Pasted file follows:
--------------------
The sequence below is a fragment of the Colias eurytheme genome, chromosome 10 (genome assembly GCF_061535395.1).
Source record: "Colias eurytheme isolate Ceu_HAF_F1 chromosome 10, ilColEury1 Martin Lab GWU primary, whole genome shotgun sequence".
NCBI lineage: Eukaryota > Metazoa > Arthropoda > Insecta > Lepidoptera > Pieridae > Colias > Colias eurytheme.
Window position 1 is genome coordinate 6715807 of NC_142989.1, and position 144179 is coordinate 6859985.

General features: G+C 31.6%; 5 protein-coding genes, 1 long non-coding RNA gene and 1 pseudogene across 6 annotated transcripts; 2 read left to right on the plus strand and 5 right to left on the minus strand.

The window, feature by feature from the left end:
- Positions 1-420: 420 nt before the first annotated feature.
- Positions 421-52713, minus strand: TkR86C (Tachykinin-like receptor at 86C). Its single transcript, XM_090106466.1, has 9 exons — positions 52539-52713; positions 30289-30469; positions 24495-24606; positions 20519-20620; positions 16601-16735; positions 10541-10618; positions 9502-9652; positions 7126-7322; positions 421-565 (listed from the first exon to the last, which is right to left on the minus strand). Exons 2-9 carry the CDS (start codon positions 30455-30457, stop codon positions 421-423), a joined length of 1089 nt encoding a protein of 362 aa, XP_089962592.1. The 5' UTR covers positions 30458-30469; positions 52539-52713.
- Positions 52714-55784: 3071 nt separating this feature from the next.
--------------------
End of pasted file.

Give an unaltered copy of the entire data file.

The sequence below is a fragment of the Colias eurytheme genome, chromosome 10 (genome assembly GCF_061535395.1).
Source record: "Colias eurytheme isolate Ceu_HAF_F1 chromosome 10, ilColEury1 Martin Lab GWU primary, whole genome shotgun sequence".
NCBI lineage: Eukaryota > Metazoa > Arthropoda > Insecta > Lepidoptera > Pieridae > Colias > Colias eurytheme.
Window position 1 is genome coordinate 6715807 of NC_142989.1, and position 144179 is coordinate 6859985.

General features: G+C 31.6%; 5 protein-coding genes, 1 long non-coding RNA gene and 1 pseudogene across 6 annotated transcripts; 2 read left to right on the plus strand and 5 right to left on the minus strand.

The window, feature by feature from the left end:
- Positions 1-420: 420 nt before the first annotated feature.
- Positions 421-52713, minus strand: TkR86C (Tachykinin-like receptor at 86C). Its single transcript, XM_090106466.1, has 9 exons — positions 52539-52713; positions 30289-30469; positions 24495-24606; positions 20519-20620; positions 16601-16735; positions 10541-10618; positions 9502-9652; positions 7126-7322; positions 421-565 (listed from the first exon to the last, which is right to left on the minus strand). Exons 2-9 carry the CDS (start codon positions 30455-30457, stop codon positions 421-423), a joined length of 1089 nt encoding a protein of 362 aa, XP_089962592.1. The 5' UTR covers positions 30458-30469; positions 52539-52713.
- Positions 52714-55784: 3071 nt separating this feature from the next.